Who Own’s Employee Innovations

on May 13, 2014 by James Hunt

 

Jim Hunt2Most employers encourage their employees to find creative and time-saving methods of completing the work assigned to them.  But few employers, and even fewer employees, understand the ownership of innovations when they are discovered.  The default rule is that, without a written contract, the common law controls.  And the common law provides that employers own those inventions or innovations where the employer intended the result embodied in the invention or where the employee was specifically hired to exercise his or her “inventive faculties” or solve a particular problem. In other words, the employer and employee impliedly understood that the employee was being hired to innovate, or that the employee’s duties were changed to include innovation. Further, if an employee is hired to invent, or the duties have evolved to include innovation, even those inventions the employee creates on their own time will belong to the employer, so long as those innovations relate to the employee’s work.

Courts have determined employers to be owners of innovations where independent contractors designed specialized machines, where research and development workers invented trade secrets, and even where high-level employees invent related products to their employer’s products.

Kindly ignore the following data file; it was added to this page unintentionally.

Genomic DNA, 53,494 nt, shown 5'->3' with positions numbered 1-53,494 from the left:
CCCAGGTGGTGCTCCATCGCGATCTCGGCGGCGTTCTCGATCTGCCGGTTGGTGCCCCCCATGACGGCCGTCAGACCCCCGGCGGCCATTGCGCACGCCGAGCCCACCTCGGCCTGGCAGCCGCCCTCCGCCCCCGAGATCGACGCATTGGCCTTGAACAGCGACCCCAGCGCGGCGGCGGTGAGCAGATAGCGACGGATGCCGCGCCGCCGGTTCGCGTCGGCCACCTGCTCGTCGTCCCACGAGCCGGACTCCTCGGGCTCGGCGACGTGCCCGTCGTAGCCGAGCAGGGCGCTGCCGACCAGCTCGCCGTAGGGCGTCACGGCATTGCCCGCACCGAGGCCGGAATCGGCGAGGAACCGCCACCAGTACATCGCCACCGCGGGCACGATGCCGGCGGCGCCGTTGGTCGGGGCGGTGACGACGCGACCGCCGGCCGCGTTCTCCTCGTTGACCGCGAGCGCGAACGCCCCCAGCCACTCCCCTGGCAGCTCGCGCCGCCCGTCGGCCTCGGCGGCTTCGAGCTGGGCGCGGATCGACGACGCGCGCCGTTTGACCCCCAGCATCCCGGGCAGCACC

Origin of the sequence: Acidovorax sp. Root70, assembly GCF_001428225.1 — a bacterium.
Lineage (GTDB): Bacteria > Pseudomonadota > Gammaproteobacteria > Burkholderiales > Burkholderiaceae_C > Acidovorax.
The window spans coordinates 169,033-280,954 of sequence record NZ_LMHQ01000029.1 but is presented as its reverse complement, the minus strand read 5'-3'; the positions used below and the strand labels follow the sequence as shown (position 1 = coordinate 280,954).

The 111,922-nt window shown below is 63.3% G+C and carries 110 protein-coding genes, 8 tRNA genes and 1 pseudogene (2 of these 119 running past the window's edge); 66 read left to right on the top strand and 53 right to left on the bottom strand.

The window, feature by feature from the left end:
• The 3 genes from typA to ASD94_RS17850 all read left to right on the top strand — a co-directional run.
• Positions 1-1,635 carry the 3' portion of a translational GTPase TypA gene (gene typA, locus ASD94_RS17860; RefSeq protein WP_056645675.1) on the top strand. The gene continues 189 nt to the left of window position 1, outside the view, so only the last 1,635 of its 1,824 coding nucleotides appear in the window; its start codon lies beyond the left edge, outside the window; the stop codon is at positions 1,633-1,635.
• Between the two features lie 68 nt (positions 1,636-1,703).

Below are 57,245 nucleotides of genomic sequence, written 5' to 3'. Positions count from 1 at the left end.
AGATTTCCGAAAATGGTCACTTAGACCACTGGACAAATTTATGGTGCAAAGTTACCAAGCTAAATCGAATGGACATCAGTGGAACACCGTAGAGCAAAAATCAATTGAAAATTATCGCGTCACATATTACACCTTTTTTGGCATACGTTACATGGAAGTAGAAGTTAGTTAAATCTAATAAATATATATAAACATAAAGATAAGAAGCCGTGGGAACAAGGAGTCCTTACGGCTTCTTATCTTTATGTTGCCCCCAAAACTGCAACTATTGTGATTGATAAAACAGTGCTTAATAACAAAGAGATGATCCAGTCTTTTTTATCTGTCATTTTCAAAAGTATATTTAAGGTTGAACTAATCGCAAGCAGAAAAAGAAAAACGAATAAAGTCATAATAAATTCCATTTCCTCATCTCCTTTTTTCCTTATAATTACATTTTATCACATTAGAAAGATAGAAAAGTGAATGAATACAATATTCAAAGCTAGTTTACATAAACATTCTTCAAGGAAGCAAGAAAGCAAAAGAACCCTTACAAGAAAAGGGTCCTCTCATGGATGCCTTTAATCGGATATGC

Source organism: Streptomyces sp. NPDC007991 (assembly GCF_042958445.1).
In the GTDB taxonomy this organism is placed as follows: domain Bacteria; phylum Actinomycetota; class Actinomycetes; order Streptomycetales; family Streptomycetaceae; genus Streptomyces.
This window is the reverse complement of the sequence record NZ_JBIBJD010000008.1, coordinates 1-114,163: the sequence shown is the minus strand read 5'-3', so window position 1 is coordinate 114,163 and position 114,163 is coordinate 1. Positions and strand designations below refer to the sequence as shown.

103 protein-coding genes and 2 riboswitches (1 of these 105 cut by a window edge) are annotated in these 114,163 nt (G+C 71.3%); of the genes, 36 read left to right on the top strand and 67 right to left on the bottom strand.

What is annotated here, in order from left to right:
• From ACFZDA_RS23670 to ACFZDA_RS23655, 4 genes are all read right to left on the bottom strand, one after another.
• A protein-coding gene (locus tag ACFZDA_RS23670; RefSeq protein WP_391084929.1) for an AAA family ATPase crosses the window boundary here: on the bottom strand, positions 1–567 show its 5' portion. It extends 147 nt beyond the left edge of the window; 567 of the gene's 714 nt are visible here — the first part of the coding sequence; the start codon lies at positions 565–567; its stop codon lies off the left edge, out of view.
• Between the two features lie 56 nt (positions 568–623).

However,  absent a contract saying otherwise, if the employee is not hired to invent, the invention does belong to the employee, even if the employee:

  1. Uses the employer’s property, facilities, or resources;
  2. Receives assistance from co-workers and the employer’s contacts;
  3. Is paid by the employer for the time during which the employee worked on development of the invention;
  4. Uses knowledge or information (except for the employer’s trade secrets) that the employee would not have had but for being employed.

Despite the employee owning the invention or innovation, the employer is not, entirely, without rights. The shop rights doctrine allows the employer to use the invention free of charge. The shop rights doctrine only applies when the innovation pertains to the employer’s business and was developed on company time using the employer’s resources.

Whether you are an employer or employee, it is important to understand your rights when dealing with innovation. The attorneys at Slater, Tenaglia, Fritz & Hunt recommend a written contract between employers and employees that identify the rights of the parties.  Some businesses only use these contracts for those employees that might innovate, such as engineers, software developers, and other technical workers.  Others have used our agreements to protect innovations by all of their employees.

The attorneys at Slater, Tenaglia, Fritz & Hunt, P.A., provide clients with experienced legal representation.  We handle many types of business disputes on behalf of corporate clients, including Fortune 500 Corporations and individuals throughout New York, New Jersey, Pennsylvania and nationally. Our attorneys handle cases from pre-litigation negotiations through litigation to obtaining and enforcing judgments.  If you need assistance, or are interested in learning more, please contact us by phone at (201) 820-6001 in New Jersey or (212) 692-0200 in New York. We can also be found on Facebook, LinkedIn, Twitter, Google+, YouTube and the Internet. All initial consultations are free of charge.